• Validating only the program name – this can easily be circumvented by renaming
  • No validation of DLL loads – common tools such as rundll32.exe can be used to load executable content as DLLs instead
  • Writable paths – Path rules are commonly used to allow execution and if these are writable then the whitelist can be bypassed by writing malicious executable content to the allowed paths

By identifying a flaw such as these, the attacker can compromise a system with whitelisting in place.

Scripting and bytecode engines
Many whitelisting tools monitor native binary loads but do not appropriately account for other ways of executing arbitrary code. These are common scripting and byte code engines that are either default or commonly installed by enterprises and can be used to achieve arbitrary code execution. Common examples include:

  • Java
  • PowerShell
  • Office Macros
  • VBScript
  • Batch files
  • InstallUtil bypass

Our security consultants have successfully exploited environments with whitelisting in place using some of these technologies. Many whitelisting solutions cannot directly control these technologies other than to fully disable the entire scripting engine, which is often not viable when the technology is required for business applications.

Attacking hosts not subject to whitelisting

A simple bypass assumes not all hosts in an environment will be using whitelisting. Whilst whitelisting might have been rolled out to the majority of corporate desktops, alternative operating systems such as servers, Linux desktops and OSX hosts may not be whitelisted so aggressively. By targeting these hosts, attackers can gain the foothold on the network they need. For example, by targeting a Linux hosted web application or a marketing user with a MacBook, it may be that whitelisted solutions focused on windows hosts can be avoided completely.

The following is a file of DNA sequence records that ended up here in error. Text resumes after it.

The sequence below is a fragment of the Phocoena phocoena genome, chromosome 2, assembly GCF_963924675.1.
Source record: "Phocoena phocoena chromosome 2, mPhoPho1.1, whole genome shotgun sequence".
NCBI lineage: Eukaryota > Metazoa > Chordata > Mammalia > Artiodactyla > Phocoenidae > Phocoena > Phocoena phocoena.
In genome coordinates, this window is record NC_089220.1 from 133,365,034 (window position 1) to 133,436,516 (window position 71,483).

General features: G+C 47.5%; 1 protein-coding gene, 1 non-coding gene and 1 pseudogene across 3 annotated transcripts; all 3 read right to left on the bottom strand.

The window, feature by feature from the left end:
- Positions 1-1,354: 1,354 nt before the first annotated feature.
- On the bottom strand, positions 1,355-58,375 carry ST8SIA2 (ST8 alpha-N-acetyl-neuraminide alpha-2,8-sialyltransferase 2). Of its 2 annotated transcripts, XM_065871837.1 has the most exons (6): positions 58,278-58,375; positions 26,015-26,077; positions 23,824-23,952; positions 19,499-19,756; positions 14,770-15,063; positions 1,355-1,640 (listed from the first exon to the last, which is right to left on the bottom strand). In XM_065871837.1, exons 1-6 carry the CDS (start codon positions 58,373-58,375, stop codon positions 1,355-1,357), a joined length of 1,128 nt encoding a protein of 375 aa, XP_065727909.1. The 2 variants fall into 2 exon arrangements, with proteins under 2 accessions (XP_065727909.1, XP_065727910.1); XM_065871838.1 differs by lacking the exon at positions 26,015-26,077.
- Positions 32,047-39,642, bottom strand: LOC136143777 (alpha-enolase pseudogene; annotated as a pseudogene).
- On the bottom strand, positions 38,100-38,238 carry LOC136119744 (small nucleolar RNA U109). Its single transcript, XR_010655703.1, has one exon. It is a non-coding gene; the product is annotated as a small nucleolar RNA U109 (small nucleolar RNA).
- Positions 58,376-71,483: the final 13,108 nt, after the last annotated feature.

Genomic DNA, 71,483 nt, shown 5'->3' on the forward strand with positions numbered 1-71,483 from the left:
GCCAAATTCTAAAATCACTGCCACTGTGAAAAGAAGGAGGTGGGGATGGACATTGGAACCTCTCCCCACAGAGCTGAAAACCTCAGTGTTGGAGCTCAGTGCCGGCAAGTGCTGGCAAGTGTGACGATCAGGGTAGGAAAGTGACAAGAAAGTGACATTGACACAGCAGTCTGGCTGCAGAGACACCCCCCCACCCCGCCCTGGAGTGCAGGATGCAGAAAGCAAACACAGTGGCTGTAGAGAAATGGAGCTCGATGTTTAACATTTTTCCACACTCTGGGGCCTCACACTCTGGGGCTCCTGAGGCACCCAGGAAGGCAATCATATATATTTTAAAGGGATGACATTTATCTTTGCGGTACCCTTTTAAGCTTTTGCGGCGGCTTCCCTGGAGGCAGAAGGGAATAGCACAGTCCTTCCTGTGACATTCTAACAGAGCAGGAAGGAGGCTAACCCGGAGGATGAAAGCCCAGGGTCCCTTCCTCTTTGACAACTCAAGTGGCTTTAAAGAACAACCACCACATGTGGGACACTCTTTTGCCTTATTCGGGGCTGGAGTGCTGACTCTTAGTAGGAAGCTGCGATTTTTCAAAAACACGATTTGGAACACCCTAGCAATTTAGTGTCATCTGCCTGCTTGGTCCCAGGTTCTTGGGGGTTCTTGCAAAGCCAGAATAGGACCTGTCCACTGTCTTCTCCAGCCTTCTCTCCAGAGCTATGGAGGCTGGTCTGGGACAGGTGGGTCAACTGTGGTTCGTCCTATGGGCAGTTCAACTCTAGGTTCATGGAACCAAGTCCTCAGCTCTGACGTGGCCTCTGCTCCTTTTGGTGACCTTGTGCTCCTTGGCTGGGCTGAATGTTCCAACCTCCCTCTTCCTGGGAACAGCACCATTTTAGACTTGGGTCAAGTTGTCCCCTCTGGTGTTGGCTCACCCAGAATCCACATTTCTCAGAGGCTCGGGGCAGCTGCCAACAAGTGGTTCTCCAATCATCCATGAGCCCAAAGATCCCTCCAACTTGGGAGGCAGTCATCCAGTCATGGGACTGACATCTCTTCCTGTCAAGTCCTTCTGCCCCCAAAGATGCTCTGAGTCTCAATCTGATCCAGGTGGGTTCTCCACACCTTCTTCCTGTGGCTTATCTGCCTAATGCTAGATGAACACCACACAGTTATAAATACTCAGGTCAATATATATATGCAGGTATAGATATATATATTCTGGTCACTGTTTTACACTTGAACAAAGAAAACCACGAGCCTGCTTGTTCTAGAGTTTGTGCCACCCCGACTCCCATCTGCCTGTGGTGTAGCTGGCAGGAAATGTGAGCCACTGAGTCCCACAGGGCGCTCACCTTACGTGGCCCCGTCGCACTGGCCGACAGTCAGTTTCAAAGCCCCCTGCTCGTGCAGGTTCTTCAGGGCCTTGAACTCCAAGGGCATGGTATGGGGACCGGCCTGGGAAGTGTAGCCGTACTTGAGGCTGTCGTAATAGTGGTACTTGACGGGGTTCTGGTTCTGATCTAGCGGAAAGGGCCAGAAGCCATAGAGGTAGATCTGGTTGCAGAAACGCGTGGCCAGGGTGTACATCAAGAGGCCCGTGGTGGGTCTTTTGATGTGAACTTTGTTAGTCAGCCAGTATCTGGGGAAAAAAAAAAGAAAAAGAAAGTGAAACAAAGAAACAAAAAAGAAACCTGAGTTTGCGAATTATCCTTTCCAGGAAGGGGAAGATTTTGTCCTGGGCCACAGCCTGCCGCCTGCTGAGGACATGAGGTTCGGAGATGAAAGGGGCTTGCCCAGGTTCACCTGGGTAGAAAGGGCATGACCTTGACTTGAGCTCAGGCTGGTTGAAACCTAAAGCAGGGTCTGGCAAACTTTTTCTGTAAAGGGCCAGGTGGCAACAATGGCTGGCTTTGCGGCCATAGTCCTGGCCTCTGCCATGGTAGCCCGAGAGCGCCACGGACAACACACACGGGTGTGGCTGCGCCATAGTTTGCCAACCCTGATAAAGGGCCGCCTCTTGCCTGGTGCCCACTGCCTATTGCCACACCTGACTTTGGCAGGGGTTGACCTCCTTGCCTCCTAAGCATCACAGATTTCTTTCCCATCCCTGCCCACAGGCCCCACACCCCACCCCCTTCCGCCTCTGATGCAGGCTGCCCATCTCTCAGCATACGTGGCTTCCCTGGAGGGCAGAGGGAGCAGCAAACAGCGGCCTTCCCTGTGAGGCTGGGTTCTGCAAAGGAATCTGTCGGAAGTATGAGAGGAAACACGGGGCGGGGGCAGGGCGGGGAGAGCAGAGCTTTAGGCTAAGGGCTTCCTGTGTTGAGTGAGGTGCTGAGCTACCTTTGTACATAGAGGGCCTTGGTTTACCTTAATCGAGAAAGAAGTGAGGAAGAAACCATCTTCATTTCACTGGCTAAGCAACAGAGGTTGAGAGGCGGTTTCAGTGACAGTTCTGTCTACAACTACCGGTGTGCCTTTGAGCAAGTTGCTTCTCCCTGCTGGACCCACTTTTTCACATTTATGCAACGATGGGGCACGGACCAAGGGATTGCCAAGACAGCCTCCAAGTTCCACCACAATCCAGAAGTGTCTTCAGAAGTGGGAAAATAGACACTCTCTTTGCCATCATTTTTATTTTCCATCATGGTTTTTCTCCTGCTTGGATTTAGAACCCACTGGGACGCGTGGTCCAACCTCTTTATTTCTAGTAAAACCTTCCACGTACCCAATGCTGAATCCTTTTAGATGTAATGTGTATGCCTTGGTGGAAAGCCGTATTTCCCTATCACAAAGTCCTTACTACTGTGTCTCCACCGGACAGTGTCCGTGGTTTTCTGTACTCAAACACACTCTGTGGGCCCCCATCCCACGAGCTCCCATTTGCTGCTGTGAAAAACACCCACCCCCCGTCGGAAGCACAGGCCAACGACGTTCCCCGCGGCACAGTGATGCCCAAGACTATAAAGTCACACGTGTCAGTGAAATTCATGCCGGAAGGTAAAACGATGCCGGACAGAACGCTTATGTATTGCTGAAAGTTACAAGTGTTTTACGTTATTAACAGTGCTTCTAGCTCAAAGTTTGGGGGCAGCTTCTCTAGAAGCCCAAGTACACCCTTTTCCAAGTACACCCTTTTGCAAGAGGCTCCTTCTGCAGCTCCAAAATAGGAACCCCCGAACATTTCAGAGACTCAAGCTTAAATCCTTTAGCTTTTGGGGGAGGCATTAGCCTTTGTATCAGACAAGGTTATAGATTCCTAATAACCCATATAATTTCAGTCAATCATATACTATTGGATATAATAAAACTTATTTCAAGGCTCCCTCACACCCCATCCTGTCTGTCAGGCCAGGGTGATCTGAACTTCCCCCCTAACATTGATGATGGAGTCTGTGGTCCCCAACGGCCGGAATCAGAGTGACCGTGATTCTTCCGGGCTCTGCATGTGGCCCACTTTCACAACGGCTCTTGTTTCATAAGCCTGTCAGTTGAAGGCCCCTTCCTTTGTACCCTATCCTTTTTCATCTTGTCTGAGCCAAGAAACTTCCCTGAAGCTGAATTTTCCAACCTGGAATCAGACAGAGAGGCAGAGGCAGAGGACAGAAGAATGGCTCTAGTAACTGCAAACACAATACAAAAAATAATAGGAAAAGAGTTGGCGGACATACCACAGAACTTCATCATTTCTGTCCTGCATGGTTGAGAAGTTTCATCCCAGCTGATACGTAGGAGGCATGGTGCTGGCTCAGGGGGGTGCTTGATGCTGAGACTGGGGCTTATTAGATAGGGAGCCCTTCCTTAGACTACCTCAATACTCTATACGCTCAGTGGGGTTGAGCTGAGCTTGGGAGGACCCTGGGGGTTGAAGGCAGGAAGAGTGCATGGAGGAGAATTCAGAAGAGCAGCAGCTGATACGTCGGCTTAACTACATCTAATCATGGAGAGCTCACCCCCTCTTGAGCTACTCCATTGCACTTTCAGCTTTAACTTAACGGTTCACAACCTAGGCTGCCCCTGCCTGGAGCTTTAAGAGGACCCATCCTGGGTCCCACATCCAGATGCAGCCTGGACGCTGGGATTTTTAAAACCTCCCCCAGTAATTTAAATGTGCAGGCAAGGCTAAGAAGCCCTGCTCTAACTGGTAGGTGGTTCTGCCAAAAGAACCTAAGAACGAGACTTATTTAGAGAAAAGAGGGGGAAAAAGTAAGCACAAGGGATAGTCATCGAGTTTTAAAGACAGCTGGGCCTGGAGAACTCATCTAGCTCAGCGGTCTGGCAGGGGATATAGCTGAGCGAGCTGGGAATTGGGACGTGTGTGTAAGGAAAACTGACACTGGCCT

Similarly, not all user profiles are subjected to whitelisting restrictions. Typically administrators and sometimes developers are able to run arbitrary executable code and so whitelisting can often be avoided by targeted these users. They also often have the highest privileges on the network and so are particularly attractive targets for an attacker anyway.

Prevention alone is not enough – attack detection is required

Application whitelisting is a great preventative security control and is arguably the most effective first line of defence against initial endpoint compromise. However, no security control can protect against every attack and so it does not replace the need for good attack detection for when preventative controls fail.

A large enterprise without strong whitelisting controls is likely to have endpoints compromised by generic malware and adware that anti-virus misses regularly. An advanced attack is likely to slip under the radar easily in this situation.

Whitelisting can help reduce the noise of common malware infections, such that if a confirmed compromise is detected on a well patched endpoint with strong application whitelisting in place, then it is immediately cause for a stringent investigation, as it is much more likely to be the result of an advanced, targeted attack. Additionally, due to the low noise from common malware infections there should be much more resource available for investigation.

 

https://www.mwrinfosecurity.com/

 

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eBizRadio

eBizRadio is a live multi- platformed social media service providing an online forum to the business community for holding conversations on the key issues related to specific businesses as well as availing a space for cross-business collaboration in response to key issues affecting the world of business. The place to go if you want to know about business and lifestyle